Taken from Chen et al. Nature Chemistry (2017)

What is the Significance

In a previous blog, I’ve commented on increasing interest in the utility of aptamers, which are oligonucleotides that can specifically bind small molecules or motifs in proteins, and thus be used to build electronic sensors or studied as potential therapeutic agents rivaling antibodies. Therapeutic aptamers, like antisense oligonucleotides, require incorporation of chemical modifications to impart stability toward nucleases in blood or cellular targets.

Burmeister et al. have previously reported methods for mPol transcription of a DNA template into a fully modified, nuclease-resistant 23-mer 2’-OMe RNA aptamer—also using TriLink’s 2’-OMe NTPs! However, they encountered considerable experimental difficulties in generating this therapeutically promising 23-mer against vascular endothelial growth factor. These technical issues have now been surmounted by the mPol-evolution approaches in the present work by Romesberg’s team, which enabled improved access to longer 2’-OMe RNA aptamers with reasonable efficiency and fidelity.

Moreover, the present study is the first to evolve an mPol for reverse transcription of fully modified 2’-OMe RNA into DNA, which can then be amplified by PCR and/or sequenced, thereby opening the door for a variety of new analytical methods. Most importantly, the molecular mechanism by which these remarkable mPol activities was evolved, namely, the stabilization of an interaction between the “thumb and fingers domains,” may be general and thus useful for the optimization of other Pols. In that case, we can look forward to further advances in evolving other Pols to do the impossible—hopefully using modified nucleotide triphosphates from TriLink!

As usual, your comments are welcome.

CRISPR-Mediated Interference (CRISPRi) of Long Non-Coding RNA (lncRNA)

  • More Methodology from CRISPR Mania
  • lncRNA Function Blocked by CRISPRi
  • Mysteries of lncRNA Can Now be Deciphered by CRISPRi

This blog is about yet another example of a powerful new methodology spawned by intense scientific interest in using CRISPR-related technologies. This near mania for all things CRISPR is reflected by there being ~5,000 (!) publications already in PubMed only ~5 years after seminal papers appeared.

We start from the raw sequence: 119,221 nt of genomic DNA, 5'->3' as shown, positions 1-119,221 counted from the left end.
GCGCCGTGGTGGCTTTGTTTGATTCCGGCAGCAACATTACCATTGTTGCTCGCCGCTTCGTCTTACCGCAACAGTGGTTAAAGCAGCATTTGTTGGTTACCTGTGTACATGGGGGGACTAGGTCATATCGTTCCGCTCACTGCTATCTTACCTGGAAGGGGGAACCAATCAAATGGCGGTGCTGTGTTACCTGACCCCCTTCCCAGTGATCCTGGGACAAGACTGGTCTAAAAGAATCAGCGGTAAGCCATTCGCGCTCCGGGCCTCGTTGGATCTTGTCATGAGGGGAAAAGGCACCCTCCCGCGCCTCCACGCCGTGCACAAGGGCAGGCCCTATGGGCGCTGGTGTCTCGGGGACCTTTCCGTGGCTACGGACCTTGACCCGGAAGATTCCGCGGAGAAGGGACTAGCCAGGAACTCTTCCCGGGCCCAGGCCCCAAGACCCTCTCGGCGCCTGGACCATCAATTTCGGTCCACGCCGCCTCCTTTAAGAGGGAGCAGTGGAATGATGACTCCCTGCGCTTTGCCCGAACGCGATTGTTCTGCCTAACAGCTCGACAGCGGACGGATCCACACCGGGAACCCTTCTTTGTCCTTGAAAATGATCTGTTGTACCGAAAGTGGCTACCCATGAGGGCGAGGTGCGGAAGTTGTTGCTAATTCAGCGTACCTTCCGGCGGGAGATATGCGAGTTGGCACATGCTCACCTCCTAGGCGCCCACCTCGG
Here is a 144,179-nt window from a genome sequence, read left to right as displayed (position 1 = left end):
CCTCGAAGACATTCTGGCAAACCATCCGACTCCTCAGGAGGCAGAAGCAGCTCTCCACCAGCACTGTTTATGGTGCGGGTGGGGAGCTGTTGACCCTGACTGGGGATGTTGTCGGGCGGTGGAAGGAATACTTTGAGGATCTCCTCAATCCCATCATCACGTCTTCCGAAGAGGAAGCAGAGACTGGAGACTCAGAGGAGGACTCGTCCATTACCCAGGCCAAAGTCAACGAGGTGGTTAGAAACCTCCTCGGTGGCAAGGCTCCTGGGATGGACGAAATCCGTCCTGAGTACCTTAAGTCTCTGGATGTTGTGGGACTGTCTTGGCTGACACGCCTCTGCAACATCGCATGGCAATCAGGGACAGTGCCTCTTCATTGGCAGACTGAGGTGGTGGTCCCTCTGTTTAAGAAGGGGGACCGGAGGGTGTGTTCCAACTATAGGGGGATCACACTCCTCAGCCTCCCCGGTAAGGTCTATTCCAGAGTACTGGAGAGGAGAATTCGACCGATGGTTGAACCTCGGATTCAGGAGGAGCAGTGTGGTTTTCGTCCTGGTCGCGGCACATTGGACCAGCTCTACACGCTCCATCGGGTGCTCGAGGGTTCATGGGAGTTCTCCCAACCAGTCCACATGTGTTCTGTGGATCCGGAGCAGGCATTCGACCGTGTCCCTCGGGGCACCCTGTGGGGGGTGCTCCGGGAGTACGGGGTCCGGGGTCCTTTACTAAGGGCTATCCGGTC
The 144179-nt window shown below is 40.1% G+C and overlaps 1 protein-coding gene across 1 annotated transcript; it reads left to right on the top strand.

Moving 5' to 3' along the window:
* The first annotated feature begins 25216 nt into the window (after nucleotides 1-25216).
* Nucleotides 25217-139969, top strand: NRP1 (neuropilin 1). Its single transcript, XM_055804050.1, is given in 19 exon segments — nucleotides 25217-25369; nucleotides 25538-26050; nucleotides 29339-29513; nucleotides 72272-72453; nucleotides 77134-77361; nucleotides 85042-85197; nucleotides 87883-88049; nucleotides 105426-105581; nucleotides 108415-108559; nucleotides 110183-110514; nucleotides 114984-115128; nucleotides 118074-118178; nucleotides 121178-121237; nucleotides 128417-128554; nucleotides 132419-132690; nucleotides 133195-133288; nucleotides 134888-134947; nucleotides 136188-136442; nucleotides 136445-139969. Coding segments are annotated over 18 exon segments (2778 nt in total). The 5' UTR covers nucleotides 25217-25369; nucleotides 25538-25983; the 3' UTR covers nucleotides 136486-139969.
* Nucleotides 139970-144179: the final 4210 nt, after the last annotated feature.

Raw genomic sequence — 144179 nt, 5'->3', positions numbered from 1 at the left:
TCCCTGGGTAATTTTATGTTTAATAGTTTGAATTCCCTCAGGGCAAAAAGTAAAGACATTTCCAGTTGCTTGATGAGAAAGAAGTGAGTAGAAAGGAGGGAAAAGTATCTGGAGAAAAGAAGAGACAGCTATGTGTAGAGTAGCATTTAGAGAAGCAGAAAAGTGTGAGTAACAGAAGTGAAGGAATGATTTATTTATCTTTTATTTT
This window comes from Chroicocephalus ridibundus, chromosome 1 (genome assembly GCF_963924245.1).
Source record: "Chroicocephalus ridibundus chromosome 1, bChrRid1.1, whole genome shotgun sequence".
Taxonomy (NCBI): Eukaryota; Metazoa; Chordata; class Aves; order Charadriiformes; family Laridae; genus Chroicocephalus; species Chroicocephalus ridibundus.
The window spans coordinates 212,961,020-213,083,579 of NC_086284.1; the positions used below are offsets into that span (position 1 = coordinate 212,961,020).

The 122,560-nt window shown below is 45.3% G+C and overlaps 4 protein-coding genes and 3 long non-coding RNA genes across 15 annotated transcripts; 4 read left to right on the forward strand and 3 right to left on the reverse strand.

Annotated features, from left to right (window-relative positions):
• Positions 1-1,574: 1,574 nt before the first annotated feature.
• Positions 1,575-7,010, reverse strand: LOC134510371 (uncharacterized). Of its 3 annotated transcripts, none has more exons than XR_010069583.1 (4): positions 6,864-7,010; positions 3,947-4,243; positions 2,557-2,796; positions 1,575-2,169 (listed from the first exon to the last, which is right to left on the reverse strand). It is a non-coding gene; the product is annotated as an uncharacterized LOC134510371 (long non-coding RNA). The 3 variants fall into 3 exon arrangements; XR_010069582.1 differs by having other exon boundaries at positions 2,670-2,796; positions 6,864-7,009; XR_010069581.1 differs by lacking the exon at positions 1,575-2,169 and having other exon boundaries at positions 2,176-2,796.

I chose the present blog topic because it involves use of CRISPR for genome-wide identification of functional long non-coding RNA (lncRNA) in human cells. In an earlier blog about lncRNA, which are now recognized to be regulators of gene expression encoded by what was originally defined as “junk” DNA, it was pointed out that it is inherently difficult to experimentally identify such regulation by lncRNA. Thanks to CRISPR this task is now much less daunting as you’ll learn below, following a couple of introductory sections to set the stage.

Repurposing CRISPR/Cas9 Using “Dead” Cas9

Qi et al. very cleverly—at least to me—recognized that the CRISPR/Cas9 system could be repurposed as an RNA-guided platform for sequence-specific control of gene expression by finding a catalytically inactive mutant Cas9 protein that lacked exonuclease (i.e. cutting) activity of wild-type Cas9, and instead blocked transcription by RNA polymerase (RNAP), as depicted below. These researchers coined the overall process as “CRISPR interference” (CRISPRi) and loosely referred to such a mutant Cas9 as “dead” Cas9 (dCas9).

Taken from Qi et al.

Interested readers are encouraged to consult this publication by Qi et al. to fully appreciate the extensive amount of work that went into translating the above concept into practice, and supporting the proposed mechanism of action. In my opinion, it’s a tour de force example of applying hypothesis-driven, state-of-the art molecular biology to devise a new method—in this case specifically blocking transcription of a DNA region using CRISPRi in conjunction with target-specific short guide RNA (sgRNA).

Adding Functionality to Down-Regulate Transcription